A. The F-22, when it was produced, was flying with computers that were already so out of date you would not find them in a kid’s game console in somebody’s home gaming system. But I was forced to use that because that was the spec that was written by the acquisition process when I was going to buy the F-22.

Then, I have to go through the [service life extension plan] and [cost and assessment program evaluation] efforts with airplanes to try to get modern technology into my legacy fleet. That is why the current upgrade programs to the F-22 I put easily as critical as my F-35 fleet. If I do not keep that F-22 fleet viable, the F-35 fleet frankly will be irrelevant. The F-35 is not built as an air superiority platform. It needs the F-22. Because I got such a pitifully tiny fleet, I’ve got to ensure I will have every single one of those F-22s as capable as it possibly can be.

Q. Has the readiness issue subsided?

A. The bottom line is, despite the budget deal, we are still going to the same spot at the bottom of the cliff that we were going to when they started the sequestration madness. They have shallowed the glide path a little bit over the next two years, but we pay it all back in the out years and we still hit at the same spot at the bottom of the cliff.

We still have an urgent need to be allowed to reshape our force, to resize ourselves to fit within the amount of money the country is putting for defense, and as long as Congress is stopping us from doing that, we are going to have difficulty making readiness.

Q. Given budget constraints, how do you encourage the development of new technology?

A. What I am trying to spark is partnerships between labs and industry to produce capability of this leading edge technology that potentially is out there.

Q. What areas might have the highest probability of payback?

A. Obviously, we are very interested in directed energy. We are very interested in the materials technology that is burgeoning.

Nanotechnology is very exciting and holds some great promise.

There are some interesting technological areas out there, but I am sure not going to give away secrets of what the cool toys are we are looking for next. I want my adversaries to be surprised.


Offline jsport

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Re: Continuing relevance of the A-10 Warthog today and tomorrow?
« Reply #36 on: February 11, 2014, 09:48:16 am »
Wow, thank you Triton for posting this.  some revelations :)

Offline fightingirish

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Re: Continuing relevance of the A-10 Warthog today and tomorrow?
« Reply #37 on: February 26, 2014, 05:47:44 am »



Code: [Select]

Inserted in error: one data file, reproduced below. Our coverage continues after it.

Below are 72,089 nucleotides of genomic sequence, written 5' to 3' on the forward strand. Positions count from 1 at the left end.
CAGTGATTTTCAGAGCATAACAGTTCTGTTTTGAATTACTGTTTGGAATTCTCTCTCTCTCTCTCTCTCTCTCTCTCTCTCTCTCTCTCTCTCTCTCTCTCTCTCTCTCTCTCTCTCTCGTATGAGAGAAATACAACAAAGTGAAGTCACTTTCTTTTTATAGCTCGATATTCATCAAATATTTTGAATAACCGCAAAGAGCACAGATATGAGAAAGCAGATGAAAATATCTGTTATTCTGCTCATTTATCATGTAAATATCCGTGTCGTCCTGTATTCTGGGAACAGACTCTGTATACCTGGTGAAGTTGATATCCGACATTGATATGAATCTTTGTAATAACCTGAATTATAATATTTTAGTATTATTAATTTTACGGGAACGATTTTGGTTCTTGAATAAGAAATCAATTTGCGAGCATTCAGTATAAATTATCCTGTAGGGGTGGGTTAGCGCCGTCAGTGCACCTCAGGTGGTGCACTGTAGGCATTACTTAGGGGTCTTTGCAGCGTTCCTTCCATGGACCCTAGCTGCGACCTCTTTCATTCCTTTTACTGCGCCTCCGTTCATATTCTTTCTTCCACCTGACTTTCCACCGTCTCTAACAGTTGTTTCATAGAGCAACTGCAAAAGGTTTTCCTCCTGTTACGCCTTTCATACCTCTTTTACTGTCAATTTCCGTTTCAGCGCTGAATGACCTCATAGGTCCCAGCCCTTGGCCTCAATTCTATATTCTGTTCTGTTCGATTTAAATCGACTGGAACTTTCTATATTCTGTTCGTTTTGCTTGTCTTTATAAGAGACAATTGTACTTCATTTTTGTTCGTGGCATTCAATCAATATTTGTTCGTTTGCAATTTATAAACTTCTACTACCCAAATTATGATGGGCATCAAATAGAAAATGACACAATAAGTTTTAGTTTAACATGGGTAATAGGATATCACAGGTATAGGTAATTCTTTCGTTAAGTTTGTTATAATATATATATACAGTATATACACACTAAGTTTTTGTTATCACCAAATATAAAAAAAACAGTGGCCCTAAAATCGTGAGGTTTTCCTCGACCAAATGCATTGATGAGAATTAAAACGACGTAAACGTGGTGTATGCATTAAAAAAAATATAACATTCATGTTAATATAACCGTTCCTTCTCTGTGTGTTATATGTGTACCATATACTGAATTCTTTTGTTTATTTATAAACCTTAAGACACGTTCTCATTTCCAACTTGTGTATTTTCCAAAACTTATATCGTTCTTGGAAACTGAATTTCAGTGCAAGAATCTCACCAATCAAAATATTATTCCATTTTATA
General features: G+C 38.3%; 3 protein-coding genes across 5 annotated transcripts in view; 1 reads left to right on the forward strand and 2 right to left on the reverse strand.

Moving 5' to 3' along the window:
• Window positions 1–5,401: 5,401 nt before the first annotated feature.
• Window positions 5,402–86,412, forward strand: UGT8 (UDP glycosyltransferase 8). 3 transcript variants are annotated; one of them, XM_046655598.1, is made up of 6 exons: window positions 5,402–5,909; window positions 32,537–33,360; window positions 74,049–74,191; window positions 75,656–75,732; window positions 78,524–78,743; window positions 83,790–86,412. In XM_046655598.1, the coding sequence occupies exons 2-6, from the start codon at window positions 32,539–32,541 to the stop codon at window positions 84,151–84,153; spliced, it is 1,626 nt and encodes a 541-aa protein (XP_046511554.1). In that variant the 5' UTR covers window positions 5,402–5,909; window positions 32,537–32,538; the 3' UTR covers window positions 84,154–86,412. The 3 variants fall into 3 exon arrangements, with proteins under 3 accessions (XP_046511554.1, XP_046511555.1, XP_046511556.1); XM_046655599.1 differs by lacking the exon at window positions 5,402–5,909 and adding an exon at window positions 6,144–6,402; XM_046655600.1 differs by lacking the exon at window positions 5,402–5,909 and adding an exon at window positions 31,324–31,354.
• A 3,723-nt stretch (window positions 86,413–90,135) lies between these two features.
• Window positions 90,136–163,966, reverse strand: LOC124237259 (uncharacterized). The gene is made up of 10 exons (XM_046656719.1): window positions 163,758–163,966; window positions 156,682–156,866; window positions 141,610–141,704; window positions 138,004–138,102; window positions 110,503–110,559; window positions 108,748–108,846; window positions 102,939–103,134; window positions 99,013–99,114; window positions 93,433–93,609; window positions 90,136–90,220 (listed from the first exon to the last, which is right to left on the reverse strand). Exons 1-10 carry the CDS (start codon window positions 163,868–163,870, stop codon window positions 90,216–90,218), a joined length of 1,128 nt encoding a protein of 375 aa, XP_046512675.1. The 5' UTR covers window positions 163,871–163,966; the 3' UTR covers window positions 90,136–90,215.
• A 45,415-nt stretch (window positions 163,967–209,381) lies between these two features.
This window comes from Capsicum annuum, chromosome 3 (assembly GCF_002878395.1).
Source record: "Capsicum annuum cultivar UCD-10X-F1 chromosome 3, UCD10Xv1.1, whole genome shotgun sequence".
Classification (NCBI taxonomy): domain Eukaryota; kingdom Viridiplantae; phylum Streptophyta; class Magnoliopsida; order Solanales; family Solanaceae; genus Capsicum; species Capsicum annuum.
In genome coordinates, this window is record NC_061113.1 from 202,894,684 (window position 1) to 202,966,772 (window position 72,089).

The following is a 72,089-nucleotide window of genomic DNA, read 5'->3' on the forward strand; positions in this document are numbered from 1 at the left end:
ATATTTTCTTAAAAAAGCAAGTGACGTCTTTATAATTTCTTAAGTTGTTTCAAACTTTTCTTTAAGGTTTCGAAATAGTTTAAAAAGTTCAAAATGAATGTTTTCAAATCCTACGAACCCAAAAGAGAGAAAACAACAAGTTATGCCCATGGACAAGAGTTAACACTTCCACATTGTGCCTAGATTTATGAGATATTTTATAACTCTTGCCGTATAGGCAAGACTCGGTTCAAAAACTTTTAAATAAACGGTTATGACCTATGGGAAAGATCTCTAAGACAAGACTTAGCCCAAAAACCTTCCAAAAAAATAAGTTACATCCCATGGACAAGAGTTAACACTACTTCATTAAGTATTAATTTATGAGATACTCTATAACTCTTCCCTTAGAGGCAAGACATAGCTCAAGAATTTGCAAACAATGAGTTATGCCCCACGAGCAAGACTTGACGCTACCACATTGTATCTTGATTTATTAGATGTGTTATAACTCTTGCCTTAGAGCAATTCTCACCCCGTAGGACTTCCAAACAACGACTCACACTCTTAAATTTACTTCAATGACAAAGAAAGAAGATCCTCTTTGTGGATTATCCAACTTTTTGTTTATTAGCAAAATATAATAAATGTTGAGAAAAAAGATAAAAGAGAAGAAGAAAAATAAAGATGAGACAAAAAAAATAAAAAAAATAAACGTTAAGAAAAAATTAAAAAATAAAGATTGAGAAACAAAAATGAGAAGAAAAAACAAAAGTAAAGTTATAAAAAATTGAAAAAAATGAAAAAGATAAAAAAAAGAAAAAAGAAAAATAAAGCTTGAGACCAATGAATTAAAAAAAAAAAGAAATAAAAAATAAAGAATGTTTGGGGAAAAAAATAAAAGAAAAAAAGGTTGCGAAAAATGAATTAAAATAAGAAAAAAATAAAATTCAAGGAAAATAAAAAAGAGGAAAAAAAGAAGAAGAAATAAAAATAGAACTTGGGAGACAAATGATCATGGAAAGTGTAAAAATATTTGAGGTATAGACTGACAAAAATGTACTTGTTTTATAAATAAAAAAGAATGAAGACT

http://youtu.be/beembhErNro



Code: [Select]
http://youtu.be/rEdy84YGf1k
Interesting news report about the A-10 cut and its politics.
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Offline RyanC

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Re: Continuing relevance of the A-10 Warthog today and tomorrow?
« Reply #38 on: February 26, 2014, 08:52:21 am »
Retiring the A-10 so fast is not too bright... because even if the A-10 is no longer survivable in it's intended design role as heavy CAS during a high intensity peer to peer competitor conflict....it's very efficient in the wars we are fighting now.

Yes; the need for the huge GUN and the efficient low(ish) speed delivery of dumb bombs are largely gone now, thanks to JDAM being everywhere and the soon(ish) capability of retargeting JDAMs on the fly via datalinks; making it possible for a F-16 to go to air-ground mode on it's radar, pick out a tank column; and try directing JDAMs (or SDBs) to each individual cluster of tank, sending correction data in real time to the bomb(s), making it almost impossible for the tanks to evade; making a very cheap JDAM or SDB the functional equivalent of a EO/IIR Maverick with regards to moving target capability.

But...in such a conflict such as we're fighting now; your platforms spend a lot of time boring holes in the sky over and over in between bomb drops on insurgents.

So Total Cost Per Flight Hour becomes very important; here's the costs from 2013:

ATTACK:
A-10C: $17,716/hr
AC-130U Spooky Gunship — $45,986

BOMBER
B-1B Lancer Bomber — $57,807
B-2A Spirit Stealth Bomber — $169,313
B-52H Stratofortress Bomber — $69,708


CARGO
C-130J Hercules Cargo Plane — $14,014
C-17 Globemaster Cargo Plane — $23,811

FIGHTER
F-15C Eagle Fighter — $41,921
F-16C Viper Fighter — $22,514
F-22A Raptor Fighter — $68,362


DRONE
MQ-9A Reaper Drone — $4,762

Some takeaways from the data above:

1.) The A-10C has a slight advantage over a F-16C in flight hour costs.

2.) If we could develop a palletized CAS module with operator stations and JDAMs on a deployment rack for the C-130J, we could get really cheap CAS at an awesome cost.

3.) Drones are awesome.

However, there are some factors which need to be taken into account: